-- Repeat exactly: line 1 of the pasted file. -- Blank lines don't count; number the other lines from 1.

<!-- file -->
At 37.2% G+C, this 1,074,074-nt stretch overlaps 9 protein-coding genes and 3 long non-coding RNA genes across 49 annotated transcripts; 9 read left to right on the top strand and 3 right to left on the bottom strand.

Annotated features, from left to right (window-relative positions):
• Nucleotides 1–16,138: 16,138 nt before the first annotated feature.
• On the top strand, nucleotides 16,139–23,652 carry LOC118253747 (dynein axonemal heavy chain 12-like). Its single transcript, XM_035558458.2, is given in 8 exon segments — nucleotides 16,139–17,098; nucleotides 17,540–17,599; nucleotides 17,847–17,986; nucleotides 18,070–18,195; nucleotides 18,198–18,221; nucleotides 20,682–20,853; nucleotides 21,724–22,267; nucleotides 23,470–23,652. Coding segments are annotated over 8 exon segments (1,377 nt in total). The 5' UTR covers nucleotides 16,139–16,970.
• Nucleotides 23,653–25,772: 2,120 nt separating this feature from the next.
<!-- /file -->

At 37.2% G+C, this 1,074,074-nt stretch overlaps 9 protein-coding genes and 3 long non-coding RNA genes across 49 annotated transcripts; 9 read left to right on the top strand and 3 right to left on the bottom strand.